We picked up over half million dollars of additional income by going with our scenario that included the $300,000 annuity.

The conclusion of this report is that if they keep doing what they’re doing, they’re going to run out of the money by age 90.

There’s about a coin flip chance that one of them will live to at least that age, if not longer due to their good health, as well as the advancements of medical technology.

The conclusion in our proposed plan is that that same age 95, they actually have about $670,000 remaining at that point in time.

So, of their million dollars today, they still have about 67% of that at age 95.

Current Scenario Total Income vs. Including Annuity Total Income

You can see visually on the current scenario there are three colors. This is the income that are coming from assets.


The blue is fixed income, for their case being Social Security. And the red is a shortfall, that’s the money that they want to spend but they’re not going to have because they run out of money at age 90.

So, you can see a substantial amount of their income is relying upon their assets to cover their expenses.

Now, if we transition over to the proposed scenario with the annuity, you can see the opposite. Where only a portion, smaller portion of their income is coming from asset income, the $700,000 remaining after we moved $300,000 to annuities, and the far majority of their income is coming from fixed sources being Social Security and the guaranteed income from the annuity.

There’s no red because they don’t run out of money. They actually have a buffer of about $670,000 leftover.

Projected income ? current scenario yearly breakdown

Diving more into this report, let’s look at their current scenario.


Desired Income

Again, if they do nothing and just go along their current path. The $100,000 income they need today with a 2.5% inflation rate, they’ll actually need to pull out about $116,000 when they retire to buy the same amount of goods that $100,000 will purchase today.

Fast forward all the way to age 90, they’ll need almost $210,000 at a 2.5 inflation rate, again, to provide $100,000 of today’s goods and services.

Other Fixed Income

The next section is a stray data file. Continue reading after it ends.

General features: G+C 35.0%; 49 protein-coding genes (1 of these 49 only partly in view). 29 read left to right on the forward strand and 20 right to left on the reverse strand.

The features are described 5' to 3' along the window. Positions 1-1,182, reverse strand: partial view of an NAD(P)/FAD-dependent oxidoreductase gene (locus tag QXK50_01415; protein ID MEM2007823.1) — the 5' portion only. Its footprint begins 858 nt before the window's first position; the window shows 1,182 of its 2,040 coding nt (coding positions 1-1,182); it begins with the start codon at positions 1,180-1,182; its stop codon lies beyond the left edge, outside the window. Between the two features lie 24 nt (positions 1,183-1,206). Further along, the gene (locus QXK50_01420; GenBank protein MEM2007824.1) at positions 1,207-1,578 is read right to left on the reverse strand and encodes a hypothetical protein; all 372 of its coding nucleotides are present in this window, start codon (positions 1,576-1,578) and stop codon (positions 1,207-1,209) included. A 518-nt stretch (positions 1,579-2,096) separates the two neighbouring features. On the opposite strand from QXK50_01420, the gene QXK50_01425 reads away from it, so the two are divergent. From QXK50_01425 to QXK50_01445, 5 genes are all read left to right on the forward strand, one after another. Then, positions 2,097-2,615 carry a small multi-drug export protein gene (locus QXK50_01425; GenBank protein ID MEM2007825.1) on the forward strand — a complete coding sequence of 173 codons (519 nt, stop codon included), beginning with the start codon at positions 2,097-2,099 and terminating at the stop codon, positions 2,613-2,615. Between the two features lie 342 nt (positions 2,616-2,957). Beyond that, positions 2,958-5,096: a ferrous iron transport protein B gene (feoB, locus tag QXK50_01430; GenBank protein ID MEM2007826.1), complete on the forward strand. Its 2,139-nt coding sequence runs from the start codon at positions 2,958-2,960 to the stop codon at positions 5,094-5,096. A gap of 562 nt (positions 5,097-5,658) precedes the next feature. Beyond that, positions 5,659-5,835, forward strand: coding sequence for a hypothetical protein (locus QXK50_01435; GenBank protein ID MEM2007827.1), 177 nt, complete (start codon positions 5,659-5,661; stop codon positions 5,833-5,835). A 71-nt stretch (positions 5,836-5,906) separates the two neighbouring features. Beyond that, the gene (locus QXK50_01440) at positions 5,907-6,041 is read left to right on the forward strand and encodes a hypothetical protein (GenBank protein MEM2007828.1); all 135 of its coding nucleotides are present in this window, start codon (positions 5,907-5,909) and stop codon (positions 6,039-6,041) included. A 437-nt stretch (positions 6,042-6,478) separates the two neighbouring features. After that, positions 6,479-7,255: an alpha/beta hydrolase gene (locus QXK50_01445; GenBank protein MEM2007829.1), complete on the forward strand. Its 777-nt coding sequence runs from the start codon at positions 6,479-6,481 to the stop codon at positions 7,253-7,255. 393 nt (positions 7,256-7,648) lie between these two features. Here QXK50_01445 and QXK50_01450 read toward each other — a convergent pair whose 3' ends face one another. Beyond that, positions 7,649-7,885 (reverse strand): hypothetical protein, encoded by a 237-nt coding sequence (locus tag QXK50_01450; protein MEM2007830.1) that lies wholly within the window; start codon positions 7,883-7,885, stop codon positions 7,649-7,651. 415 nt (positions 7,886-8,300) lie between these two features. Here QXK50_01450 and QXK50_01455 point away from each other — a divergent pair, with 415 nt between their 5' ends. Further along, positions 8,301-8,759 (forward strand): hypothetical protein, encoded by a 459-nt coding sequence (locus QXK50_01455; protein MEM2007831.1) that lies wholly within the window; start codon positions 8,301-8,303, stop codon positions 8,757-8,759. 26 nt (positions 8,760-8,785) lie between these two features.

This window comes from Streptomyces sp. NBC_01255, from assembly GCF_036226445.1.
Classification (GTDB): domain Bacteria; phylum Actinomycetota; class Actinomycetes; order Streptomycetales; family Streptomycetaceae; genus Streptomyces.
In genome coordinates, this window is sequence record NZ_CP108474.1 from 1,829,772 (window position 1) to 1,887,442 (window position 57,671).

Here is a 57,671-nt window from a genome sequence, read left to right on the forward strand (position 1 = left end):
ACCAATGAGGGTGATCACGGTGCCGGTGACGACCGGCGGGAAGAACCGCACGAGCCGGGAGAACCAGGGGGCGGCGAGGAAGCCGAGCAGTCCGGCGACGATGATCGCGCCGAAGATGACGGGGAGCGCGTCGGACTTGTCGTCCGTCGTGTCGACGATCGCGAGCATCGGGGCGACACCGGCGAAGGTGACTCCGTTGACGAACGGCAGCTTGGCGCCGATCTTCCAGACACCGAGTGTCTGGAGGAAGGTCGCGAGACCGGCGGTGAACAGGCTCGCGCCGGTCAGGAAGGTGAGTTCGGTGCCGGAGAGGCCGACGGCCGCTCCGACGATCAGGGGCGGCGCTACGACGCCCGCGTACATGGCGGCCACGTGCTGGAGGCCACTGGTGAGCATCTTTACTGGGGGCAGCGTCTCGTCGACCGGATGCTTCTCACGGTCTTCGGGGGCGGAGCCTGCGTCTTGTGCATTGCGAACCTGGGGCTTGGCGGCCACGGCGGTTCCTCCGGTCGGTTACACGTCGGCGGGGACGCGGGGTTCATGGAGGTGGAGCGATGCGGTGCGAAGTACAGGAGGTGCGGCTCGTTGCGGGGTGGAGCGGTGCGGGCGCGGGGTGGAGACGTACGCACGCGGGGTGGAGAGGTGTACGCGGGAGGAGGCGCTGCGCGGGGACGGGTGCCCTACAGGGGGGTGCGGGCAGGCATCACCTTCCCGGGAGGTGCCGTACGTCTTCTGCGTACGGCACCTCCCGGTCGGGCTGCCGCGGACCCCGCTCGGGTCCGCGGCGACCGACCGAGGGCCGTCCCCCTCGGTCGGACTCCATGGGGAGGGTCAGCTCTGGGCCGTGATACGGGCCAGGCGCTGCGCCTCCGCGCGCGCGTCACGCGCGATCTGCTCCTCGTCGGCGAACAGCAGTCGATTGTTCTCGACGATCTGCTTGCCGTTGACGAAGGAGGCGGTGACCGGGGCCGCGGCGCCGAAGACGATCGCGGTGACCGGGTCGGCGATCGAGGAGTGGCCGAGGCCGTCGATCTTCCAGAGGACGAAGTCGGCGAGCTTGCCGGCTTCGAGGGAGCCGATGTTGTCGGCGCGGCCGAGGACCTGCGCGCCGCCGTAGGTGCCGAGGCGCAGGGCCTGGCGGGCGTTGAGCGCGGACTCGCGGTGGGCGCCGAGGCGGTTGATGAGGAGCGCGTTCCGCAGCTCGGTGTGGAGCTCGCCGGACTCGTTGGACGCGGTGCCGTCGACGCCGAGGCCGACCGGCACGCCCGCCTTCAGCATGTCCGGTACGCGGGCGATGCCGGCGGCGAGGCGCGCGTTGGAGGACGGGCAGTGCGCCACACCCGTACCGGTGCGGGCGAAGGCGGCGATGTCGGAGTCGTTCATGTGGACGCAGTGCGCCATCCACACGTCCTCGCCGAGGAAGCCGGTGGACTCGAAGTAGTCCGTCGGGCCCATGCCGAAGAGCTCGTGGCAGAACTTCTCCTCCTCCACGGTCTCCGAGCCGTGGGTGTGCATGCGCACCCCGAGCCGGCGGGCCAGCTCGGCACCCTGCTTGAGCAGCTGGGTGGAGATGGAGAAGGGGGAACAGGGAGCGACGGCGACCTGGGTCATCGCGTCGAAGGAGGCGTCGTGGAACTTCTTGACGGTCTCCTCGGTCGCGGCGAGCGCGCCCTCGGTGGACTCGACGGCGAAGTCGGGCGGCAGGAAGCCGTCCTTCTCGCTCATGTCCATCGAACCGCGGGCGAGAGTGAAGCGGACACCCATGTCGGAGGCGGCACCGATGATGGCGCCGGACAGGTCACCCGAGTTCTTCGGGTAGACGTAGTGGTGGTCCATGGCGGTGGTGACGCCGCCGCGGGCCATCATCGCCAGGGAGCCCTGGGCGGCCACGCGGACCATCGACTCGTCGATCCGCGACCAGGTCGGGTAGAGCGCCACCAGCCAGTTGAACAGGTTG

Their Social Security combined with inflation, and just for simplicity we’re matching at the same, 2.5% rate, Social Security cost living adjustments can vary over the years.

Their Social Security starts off as $62,000 and increases from there.

It’s important to note that when one of the spouses pass away, that the surviving spouse will step up to the higher of the two benefits.

Total Fixed Income

The total income which is, again, just Social Security, they don’t have any rental income, other income here, or pension income from state or corporations, so the remaining difference of their income need after their fixed income, will have to come from their retirement assets which would be about $53,000.

Now, just for conservatism, we assume that their million dollars today is not going to grow over the next six years which may or may not be realistic.

However, there are so many things that could happen, stock market losses, etc., that we just wanted to be more conservative and say your million dollars is going to be a million when you retire.

Withdrawals from Other Accounts

Now, you can see we’re pulling out about a 5.3% withdrawal rate, inflation adjusted, to meet the desired income need.

Typically, you would never want to take more than a 4% inflationary adjusted withdraw rate from your assets because if you take a too high withdrawal rate, that can cause you to run out of money.

Annual Return

In this report, we have the ability to show randomized rates of return, look backs of various indices like the S&P 500, but for simplicity we’re just using a 6% level returns.

We’re taking the sequence of returns off the table, market losses off the table, and just saying if you’re earning 6% each year.

The reality is if you do suffer market losses, especially during the first three to five years both before and after retirement, that would substantially decrease the longevity of the portfolio.